WASHINGTON (AP) — The return of sea otters and their voracious appetite helped save some of California’s swamps, according to a new study.
Sea otters are constantly eating, and one of their favorite snacks is striped crabs. These crabs dig burrows and also munch on the roots of swamp gherkins that hold dirt in place.
If left unchecked, crabs turn marsh banks “into Swiss cheese,” which can collapse in big waves or storms, said Brent Hughes, a marine ecologist at Sonoma State University. and co-author of the new study published Wednesday. in the journal Nature.
Researchers found that the return of crab-eating sea otters to a tidal estuary near Monterey, California, helped curb erosion.
“They don’t completely reverse erosion, but they slow it down to natural levels,” Hughes said.
For many years there were no sea otters in Elkhorn Slough.
The fur trade in the 19th century decimated their global population which once stretched from Alaska to California, Russia and Japan. At one point, there were only 2,000 animals left, mostly in Alaska.
Hunting bans and habitat restoration efforts have helped sea otters regain some of their former range. The first repatriates were spotted in Elkhorn Slough in 1984. The Monterey Bay Aquarium’s program to raise and release orphaned sea otters also increased the estuary’s population.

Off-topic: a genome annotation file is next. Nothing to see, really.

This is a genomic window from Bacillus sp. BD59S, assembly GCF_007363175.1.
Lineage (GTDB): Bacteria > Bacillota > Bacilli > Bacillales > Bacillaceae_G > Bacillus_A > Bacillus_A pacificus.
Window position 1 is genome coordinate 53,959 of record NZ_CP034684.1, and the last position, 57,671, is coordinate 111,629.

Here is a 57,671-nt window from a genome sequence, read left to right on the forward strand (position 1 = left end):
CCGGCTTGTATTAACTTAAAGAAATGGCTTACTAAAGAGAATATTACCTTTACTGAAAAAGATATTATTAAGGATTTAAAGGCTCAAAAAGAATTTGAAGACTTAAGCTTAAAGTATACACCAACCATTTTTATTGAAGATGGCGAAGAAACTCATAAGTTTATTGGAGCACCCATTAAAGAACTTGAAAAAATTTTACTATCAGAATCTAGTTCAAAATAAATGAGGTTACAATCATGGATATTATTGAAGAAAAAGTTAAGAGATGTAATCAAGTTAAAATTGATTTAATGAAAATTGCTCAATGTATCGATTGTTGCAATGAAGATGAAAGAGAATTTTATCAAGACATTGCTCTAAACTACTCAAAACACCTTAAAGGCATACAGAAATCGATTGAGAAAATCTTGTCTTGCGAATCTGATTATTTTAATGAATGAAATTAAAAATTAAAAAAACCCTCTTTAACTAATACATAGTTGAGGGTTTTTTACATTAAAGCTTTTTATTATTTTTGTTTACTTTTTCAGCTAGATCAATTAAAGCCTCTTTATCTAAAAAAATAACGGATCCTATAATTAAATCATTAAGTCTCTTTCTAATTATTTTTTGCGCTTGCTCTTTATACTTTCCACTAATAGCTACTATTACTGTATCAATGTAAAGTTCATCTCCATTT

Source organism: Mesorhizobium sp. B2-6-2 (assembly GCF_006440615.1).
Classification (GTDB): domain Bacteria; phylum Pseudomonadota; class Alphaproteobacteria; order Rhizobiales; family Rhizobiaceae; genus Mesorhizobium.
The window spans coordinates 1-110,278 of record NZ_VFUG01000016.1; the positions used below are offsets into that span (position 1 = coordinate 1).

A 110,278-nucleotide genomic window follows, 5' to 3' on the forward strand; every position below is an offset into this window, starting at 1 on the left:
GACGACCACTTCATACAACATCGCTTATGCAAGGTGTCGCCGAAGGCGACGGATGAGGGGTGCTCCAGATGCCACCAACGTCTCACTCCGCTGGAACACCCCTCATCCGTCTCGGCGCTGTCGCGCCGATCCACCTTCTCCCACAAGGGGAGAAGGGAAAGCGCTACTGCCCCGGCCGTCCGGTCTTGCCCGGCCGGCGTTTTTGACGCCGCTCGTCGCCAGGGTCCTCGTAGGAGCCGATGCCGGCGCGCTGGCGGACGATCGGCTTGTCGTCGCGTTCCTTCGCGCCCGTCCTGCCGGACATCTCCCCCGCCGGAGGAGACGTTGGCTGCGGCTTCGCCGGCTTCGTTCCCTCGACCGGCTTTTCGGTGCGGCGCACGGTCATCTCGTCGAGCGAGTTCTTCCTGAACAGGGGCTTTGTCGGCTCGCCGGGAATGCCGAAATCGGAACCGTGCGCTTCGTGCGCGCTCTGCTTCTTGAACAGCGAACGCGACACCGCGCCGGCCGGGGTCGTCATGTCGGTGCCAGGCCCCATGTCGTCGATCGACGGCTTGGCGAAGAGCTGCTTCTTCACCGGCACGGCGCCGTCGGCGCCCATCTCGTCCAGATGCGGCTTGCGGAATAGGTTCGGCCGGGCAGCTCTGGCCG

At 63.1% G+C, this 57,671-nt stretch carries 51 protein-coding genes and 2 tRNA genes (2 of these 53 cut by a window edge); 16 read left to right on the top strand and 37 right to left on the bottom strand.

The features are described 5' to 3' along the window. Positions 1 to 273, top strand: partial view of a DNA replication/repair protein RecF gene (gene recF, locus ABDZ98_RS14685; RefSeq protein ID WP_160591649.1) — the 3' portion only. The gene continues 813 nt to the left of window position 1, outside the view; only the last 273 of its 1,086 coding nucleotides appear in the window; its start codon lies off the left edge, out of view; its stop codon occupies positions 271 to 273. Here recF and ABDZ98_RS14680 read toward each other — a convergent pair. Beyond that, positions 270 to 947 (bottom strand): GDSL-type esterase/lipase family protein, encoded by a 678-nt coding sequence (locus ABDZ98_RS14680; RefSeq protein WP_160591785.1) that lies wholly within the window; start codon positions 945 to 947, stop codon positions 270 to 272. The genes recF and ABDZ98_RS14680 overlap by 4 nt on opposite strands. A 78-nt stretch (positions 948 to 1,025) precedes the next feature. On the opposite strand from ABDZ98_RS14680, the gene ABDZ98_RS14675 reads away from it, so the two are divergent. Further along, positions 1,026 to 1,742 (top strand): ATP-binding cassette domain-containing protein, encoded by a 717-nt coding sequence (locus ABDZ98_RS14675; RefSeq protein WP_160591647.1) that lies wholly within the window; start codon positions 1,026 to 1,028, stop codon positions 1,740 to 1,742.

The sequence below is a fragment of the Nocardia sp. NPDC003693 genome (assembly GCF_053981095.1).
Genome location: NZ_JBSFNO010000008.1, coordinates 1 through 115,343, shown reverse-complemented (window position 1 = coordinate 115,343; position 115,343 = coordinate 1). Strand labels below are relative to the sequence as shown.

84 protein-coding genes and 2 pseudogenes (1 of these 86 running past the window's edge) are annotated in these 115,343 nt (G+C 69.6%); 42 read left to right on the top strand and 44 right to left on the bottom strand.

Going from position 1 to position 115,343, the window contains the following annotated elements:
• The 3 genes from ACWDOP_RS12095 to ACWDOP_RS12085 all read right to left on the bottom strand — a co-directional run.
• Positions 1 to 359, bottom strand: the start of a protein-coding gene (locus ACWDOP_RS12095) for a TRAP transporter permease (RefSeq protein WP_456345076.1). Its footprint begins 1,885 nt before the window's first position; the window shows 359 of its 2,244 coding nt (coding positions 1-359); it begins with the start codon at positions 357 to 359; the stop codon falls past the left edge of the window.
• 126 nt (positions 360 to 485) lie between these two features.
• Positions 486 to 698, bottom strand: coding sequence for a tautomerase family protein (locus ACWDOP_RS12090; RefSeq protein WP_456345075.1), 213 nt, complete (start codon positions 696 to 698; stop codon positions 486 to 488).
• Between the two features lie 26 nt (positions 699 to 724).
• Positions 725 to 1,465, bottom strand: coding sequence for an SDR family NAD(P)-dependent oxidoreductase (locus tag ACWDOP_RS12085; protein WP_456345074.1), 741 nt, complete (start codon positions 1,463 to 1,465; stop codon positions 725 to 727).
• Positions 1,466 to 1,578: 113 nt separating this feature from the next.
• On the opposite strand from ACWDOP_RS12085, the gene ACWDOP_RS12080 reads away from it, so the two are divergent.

For the new study, researchers analyzed historical erosion rates dating back to the 1930s to assess the impact of returning sea otters. They also installed fenced areas to keep otters away from certain sections of streams for three years – these stream banks eroded much more quickly.
Previous studies of the return of large predators to various habitats – most famously the reintroduction of gray wolves to Yellowstone National Park – show how these species maintain ecosystem stability. Wolves reduced the number of elk and moose that fed on young trees and slowed the erosion of river banks.
Many previous studies relied on observations, but the design of the latest research left no doubt about the impact of sea otters, said Johan Eklöf, a marine biologist at Stockholm University who was not involved in the new study.
Other research has shown that sea otters help kelp forests grow back by controlling the number of sea urchins that munch on the kelp.
Sea otters “are incredible discoverers and eaters,” said Brian Silliman, a coastal ecologist at Duke University and co-author of the latest study.
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